Based on promising EU policy initiatives, where is the umbrella document explaining an overall vision for the News Media sector? Cross references within the December package, plus public relations and consultations are not enough. The NEWS bundle should be filled with life and supported under the programmes Creative Europe and Horizon Europe.
Lessons can also be drawn from national initiatives. For example, the Aachen Treaty provides for audiovisual cooperation. But so far the main French-German contribution is ARTE, now with a European outlook.
Meanwhile, the control of Euronews was lost to an Egyptian investor, and there are few joint ventures between national news media. Belgium is also a telling case: it suffers from separate public spaces without ‘cross-border’ media.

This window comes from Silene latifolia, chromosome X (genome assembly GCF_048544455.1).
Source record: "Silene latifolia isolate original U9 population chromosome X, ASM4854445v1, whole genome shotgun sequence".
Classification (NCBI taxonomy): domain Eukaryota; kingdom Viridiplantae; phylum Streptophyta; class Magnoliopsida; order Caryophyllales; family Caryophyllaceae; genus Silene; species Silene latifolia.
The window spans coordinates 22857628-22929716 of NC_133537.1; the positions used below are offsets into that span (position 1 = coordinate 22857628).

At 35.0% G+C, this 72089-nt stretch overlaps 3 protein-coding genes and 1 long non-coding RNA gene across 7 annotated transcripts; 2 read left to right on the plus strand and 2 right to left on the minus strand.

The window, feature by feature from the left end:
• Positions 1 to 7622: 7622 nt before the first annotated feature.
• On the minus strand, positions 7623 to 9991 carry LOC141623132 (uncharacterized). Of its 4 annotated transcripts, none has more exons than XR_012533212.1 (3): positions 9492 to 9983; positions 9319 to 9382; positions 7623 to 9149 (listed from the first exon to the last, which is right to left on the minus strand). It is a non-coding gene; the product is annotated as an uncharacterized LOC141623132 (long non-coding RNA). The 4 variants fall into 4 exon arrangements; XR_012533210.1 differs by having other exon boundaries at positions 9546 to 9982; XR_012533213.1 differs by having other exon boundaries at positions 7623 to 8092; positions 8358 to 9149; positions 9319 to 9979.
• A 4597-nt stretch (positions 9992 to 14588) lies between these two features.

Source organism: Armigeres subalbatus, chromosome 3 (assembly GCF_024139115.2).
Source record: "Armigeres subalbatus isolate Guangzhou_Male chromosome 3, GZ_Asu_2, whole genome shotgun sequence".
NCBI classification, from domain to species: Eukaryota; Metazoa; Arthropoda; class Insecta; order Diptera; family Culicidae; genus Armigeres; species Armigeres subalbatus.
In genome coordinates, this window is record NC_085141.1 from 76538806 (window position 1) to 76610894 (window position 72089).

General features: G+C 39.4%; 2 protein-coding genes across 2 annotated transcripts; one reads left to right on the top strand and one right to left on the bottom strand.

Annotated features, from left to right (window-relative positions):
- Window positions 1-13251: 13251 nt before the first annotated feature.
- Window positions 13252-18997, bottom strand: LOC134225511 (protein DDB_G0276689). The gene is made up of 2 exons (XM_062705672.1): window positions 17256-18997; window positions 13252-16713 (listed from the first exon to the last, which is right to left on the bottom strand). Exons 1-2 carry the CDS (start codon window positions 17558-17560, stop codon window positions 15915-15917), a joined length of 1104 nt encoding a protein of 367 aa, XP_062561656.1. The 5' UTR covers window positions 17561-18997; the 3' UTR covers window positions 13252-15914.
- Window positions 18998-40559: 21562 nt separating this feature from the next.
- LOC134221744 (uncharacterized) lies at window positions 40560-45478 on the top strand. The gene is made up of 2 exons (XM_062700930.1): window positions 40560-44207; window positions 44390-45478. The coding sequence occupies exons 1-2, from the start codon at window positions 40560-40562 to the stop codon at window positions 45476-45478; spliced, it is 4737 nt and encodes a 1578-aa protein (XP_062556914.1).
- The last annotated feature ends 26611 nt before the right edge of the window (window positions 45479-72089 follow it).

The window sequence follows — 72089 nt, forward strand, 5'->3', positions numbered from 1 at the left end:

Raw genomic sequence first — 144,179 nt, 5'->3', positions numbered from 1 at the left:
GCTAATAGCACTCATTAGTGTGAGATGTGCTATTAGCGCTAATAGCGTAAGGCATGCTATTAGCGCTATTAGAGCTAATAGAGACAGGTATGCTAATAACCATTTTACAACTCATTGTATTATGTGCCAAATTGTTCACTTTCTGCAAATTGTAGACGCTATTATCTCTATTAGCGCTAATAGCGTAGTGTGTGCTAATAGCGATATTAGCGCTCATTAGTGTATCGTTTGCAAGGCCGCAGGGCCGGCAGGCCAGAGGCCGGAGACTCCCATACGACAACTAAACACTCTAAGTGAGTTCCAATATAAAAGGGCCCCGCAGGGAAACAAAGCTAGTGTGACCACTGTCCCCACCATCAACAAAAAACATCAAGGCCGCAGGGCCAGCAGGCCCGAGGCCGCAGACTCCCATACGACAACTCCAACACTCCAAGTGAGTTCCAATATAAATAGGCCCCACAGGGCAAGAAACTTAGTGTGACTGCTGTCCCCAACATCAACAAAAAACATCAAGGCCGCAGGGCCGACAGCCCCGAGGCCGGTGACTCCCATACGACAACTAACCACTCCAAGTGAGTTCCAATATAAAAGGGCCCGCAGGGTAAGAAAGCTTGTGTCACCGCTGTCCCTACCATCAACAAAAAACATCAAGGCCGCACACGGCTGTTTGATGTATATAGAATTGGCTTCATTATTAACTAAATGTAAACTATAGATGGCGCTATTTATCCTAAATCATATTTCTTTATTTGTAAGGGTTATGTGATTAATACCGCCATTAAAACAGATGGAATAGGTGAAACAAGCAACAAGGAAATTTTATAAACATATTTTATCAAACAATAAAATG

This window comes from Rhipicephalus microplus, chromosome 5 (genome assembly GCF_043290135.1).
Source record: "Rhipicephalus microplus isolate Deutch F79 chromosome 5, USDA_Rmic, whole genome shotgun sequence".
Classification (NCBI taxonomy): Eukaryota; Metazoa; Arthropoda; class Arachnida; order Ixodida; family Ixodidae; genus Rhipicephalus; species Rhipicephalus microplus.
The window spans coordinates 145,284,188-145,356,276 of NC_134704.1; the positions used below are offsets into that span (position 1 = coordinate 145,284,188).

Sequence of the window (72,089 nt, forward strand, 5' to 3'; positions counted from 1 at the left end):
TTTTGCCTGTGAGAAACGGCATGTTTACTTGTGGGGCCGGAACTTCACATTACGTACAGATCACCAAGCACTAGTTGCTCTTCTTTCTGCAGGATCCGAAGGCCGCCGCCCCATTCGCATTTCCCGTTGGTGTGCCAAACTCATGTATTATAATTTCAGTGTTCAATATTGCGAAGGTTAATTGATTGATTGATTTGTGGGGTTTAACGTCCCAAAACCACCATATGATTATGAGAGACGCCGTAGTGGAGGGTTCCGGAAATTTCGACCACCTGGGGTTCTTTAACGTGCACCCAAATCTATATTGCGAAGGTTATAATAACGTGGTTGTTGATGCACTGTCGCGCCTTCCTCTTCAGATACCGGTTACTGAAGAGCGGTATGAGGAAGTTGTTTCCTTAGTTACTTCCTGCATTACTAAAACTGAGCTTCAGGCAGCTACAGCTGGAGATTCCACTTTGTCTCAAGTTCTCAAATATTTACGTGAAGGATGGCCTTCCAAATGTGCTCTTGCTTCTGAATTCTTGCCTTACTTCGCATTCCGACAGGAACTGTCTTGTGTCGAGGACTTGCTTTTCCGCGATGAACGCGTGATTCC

There is a Group of Commissioners dealing with media, but a dedicated, clear and comprehensive strategy for News Media is still lacking. Commission services are currently reflecting on industrial policy overall: why not use News Media as a new example?
Given the existential importance of quality media for democracy, the European Council could ask the Commission for an overall Communication on News Media strategy and competition, and encourage Member States to think along.
Kanzlerin Merkel, Président Macron, Président Michel: you have the political and personal credibility to create this momentum, among other leaders, and press publishers.
Back in Strasbourg, for the State of the Union speech of January 2022, President von der Leyen could claim visible impact, and not only draft legislation and action plans. For a healthy News Media, and for democracy.